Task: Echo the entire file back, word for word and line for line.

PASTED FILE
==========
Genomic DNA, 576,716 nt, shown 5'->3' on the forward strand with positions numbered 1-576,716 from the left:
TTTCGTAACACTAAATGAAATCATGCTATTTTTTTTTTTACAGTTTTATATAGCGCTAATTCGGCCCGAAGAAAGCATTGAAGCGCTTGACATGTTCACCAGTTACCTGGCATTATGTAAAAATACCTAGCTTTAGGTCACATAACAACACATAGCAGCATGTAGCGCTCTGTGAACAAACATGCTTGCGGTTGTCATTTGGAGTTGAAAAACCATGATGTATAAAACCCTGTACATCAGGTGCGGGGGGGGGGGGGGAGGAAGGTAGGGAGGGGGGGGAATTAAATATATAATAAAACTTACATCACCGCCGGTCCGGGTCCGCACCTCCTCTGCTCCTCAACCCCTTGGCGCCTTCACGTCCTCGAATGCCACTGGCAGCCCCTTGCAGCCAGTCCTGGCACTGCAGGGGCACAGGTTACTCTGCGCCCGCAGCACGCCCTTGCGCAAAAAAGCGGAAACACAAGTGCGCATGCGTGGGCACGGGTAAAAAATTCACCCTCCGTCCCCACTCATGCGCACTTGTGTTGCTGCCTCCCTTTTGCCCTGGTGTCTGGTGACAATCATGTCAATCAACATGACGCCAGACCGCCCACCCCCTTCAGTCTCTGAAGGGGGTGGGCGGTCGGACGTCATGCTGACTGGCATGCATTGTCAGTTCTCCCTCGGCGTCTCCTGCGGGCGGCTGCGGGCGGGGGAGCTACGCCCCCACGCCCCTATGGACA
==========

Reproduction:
Genomic DNA, 576,716 nt, shown 5'->3' on the forward strand with positions numbered 1-576,716 from the left:
TTTCGTAACACTAAATGAAATCATGCTATTTTTTTTTTTACAGTTTTATATAGCGCTAATTCGGCCCGAAGAAAGCATTGAAGCGCTTGACATGTTCACCAGTTACCTGGCATTATGTAAAAATACCTAGCTTTAGGTCACATAACAACACATAGCAGCATGTAGCGCTCTGTGAACAAACATGCTTGCGGTTGTCATTTGGAGTTGAAAAACCATGATGTATAAAACCCTGTACATCAGGTGCGGGGGGGGGGGGGGAGGAAGGTAGGGAGGGGGGGGAATTAAATATATAATAAAACTTACATCACCGCCGGTCCGGGTCCGCACCTCCTCTGCTCCTCAACCCCTTGGCGCCTTCACGTCCTCGAATGCCACTGGCAGCCCCTTGCAGCCAGTCCTGGCACTGCAGGGGCACAGGTTACTCTGCGCCCGCAGCACGCCCTTGCGCAAAAAAGCGGAAACACAAGTGCGCATGCGTGGGCACGGGTAAAAAATTCACCCTCCGTCCCCACTCATGCGCACTTGTGTTGCTGCCTCCCTTTTGCCCTGGTGTCTGGTGACAATCATGTCAATCAACATGACGCCAGACCGCCCACCCCCTTCAGTCTCTGAAGGGGGTGGGCGGTCGGACGTCATGCTGACTGGCATGCATTGTCAGTTCTCCCTCGGCGTCTCCTGCGGGCGGCTGCGGGCGGGGGAGCTACGCCCCCACGCCCCTATGGACA